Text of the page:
Effect of Object Position in Cone Beam Computed Tomography Field of View for Detection of Root Fractures in Teeth with Intra-Canal Posts

AUTHORS

Solmaz Valizadeh 1 , Zahra Vasegh 1 , * , Samin Rezapanah 1 , Yaser Safi 1 , Mohamad Javad Khaeazifard 2

1 Department of Oral and Maxillofacial Radiology, School of Dentistry, Shahid Beheshti University of Medical Sciences, Tehran, Iran

2 Dental Research Institute, Tehran University of Medical Sciences, Tehran, Iran

How to Cite: Valizadeh S, Vasegh Z, Rezapanah S, Safi Y, Khaeazifard M J. Effect of Object Position in Cone Beam Computed Tomography Field of View for Detection of Root Fractures in Teeth with Intra-Canal Posts, Iran J Radiol. 2015 ; 12(4):e59306. doi: 10.5812/iranjradiol.25272.

ARTICLE INFORMATION

Iranian Journal of Radiology: 12 (4); e59306
Published Online: October 26, 2015
Article Type: HEAD & NECK IMAGING
Received: November 11, 2014
Revised: July 13, 2015
Accepted: August 15, 2015
Crossmark

Crossmark

CHEKING

READ FULL TEXT
Abstract

Background: Vertical root fracture (VRF) is a common problem in endodontically treated teeth. Due to its poor prognosis, a reliable technique must be used to make an accurate diagnosis. Cone beam computed tomography (CBCT) has been recently introduced for maxillofacial imaging. Despite the high diagnostic value of this method, metal artifacts resulting from intra-canal posts still make the detection of VRFs challenging.

Objectives: This study aimed to assess the effect of object position in the field of view (FOV) of CBCT on detection of VRFs in teeth with intra-canal posts.

Materials and Methods: The crowns of 60 extracted premolar teeth were cut at the level of cementoenamel junction (CEJ). Root canals were filled with gutta-percha and filling of the coronal 2/3 of the root canals was subsequently removed to fabricate intra-canal cast posts. The teeth were randomly divided into two groups of 30. Fracture was induced in group one using an Instron machine. Group two was considered as the control group with no fracture. All teeth were then randomly positioned and scanned in five different positions starting at the center of the FOV as well as right, left anterior and posterior relative to the center (3, 9, 12, and 6 O’clock) via the New Tom VGI CBCT unit. Two observers evaluated images for VRFs. Sensitivity and specificity of fracture diagnosis in each position was calculated in comparison with the gold standard. Wilcoxon test was used for data analysis.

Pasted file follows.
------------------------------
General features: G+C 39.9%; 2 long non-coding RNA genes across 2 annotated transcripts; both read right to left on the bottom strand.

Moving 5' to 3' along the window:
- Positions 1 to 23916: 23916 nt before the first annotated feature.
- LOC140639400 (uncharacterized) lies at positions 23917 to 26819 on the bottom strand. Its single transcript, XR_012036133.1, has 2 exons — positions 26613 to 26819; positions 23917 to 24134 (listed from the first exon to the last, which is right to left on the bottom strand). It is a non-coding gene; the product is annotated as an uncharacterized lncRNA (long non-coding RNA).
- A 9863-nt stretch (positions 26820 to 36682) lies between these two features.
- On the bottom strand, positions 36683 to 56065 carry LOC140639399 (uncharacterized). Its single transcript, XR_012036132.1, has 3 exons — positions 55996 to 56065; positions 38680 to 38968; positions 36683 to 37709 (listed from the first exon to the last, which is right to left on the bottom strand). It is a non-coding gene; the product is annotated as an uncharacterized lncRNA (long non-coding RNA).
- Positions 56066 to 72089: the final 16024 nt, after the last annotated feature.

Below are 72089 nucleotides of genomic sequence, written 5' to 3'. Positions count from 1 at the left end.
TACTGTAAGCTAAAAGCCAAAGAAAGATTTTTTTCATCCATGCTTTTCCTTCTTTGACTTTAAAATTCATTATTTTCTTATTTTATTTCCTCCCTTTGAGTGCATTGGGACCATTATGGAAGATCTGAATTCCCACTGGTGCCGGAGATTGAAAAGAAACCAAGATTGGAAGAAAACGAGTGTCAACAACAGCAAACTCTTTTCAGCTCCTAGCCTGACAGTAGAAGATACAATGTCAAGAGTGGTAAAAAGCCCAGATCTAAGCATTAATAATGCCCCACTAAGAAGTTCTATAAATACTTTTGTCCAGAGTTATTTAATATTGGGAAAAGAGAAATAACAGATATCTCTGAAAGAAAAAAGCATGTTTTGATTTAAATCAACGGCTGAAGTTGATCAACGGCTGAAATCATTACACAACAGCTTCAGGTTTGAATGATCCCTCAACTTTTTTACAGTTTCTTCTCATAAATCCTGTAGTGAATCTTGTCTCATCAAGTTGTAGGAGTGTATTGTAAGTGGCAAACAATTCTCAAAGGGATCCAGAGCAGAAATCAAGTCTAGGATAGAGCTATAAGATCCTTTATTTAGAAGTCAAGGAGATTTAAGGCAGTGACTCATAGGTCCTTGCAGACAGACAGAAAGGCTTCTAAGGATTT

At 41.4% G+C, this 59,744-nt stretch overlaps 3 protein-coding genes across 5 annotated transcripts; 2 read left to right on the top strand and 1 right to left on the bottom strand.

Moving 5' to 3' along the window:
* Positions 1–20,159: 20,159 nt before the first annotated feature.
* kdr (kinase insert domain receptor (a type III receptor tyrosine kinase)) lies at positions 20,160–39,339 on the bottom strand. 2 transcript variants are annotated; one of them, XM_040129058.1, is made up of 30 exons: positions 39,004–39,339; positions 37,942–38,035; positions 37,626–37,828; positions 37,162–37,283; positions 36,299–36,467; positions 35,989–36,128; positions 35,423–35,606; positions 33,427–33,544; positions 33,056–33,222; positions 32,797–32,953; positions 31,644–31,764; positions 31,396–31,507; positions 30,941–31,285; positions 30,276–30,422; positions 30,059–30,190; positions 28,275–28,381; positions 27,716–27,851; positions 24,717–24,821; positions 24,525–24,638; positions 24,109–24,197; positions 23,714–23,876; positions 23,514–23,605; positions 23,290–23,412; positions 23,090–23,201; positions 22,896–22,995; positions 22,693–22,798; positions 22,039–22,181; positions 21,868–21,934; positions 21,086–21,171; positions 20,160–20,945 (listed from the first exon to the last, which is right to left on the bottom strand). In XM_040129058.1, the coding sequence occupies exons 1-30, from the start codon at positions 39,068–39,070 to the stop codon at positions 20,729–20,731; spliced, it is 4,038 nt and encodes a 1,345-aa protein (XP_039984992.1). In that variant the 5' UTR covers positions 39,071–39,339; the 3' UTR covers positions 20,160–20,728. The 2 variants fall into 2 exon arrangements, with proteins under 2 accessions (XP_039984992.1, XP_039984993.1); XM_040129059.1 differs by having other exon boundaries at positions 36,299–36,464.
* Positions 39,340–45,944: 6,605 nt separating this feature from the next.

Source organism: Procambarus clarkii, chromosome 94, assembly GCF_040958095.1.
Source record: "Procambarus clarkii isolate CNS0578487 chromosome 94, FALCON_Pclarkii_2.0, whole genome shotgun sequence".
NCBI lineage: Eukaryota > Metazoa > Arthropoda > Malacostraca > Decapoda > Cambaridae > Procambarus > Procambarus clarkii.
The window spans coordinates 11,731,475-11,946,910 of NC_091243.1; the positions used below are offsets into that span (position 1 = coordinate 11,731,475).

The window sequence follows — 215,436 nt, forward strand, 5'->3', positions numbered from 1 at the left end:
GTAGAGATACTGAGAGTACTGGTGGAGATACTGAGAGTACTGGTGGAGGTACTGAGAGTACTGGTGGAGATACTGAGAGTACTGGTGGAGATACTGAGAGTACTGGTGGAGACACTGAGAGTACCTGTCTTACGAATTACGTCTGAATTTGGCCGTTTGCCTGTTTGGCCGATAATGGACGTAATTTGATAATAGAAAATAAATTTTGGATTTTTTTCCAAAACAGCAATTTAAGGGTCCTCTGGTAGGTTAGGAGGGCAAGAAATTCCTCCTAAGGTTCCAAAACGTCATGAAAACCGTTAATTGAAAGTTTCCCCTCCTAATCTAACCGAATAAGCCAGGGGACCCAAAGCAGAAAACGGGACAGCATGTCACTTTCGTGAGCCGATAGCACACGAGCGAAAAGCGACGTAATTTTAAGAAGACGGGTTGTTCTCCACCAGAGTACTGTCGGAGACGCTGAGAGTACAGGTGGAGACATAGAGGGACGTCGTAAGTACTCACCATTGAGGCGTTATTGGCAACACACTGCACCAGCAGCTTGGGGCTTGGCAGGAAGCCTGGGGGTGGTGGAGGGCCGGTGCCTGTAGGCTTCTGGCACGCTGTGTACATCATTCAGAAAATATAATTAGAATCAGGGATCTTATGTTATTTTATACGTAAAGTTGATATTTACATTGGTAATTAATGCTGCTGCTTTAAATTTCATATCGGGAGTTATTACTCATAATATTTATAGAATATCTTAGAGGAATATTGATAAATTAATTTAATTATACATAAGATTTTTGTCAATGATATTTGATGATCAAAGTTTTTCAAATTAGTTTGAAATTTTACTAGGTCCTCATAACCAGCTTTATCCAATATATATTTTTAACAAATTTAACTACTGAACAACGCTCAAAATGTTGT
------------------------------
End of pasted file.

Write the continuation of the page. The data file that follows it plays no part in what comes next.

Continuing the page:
Results: Considering deterministic and probabilistic diagnostic parameters, probabilistic sensitivity was similar in all positions; but probabilistic specificity of the center position (65.1%) was significantly higher than that of 6 and 12 O’clock positions. Considering the deterministic diagnostic parameters, the overall sensitivity and specificity values decreased in all positions in FOV, but sensitivity of the center position of FOV was significantly higher than that of other positions; specificity was significantly higher at the 3 O’clock position (58.5%).

Conclusion: Concerning the positions in FOV, the center position is suitable for detection of VRF in teeth with intra-canal posts due to significantly higher sensitivity at this position. The 3 O’clock position would be suitable for assessment of intact teeth without fractures due to significantly higher specificity at this position.

Keywords

Tooth Fracture Cone-Beam Computed Tomography Post and Core Technique Position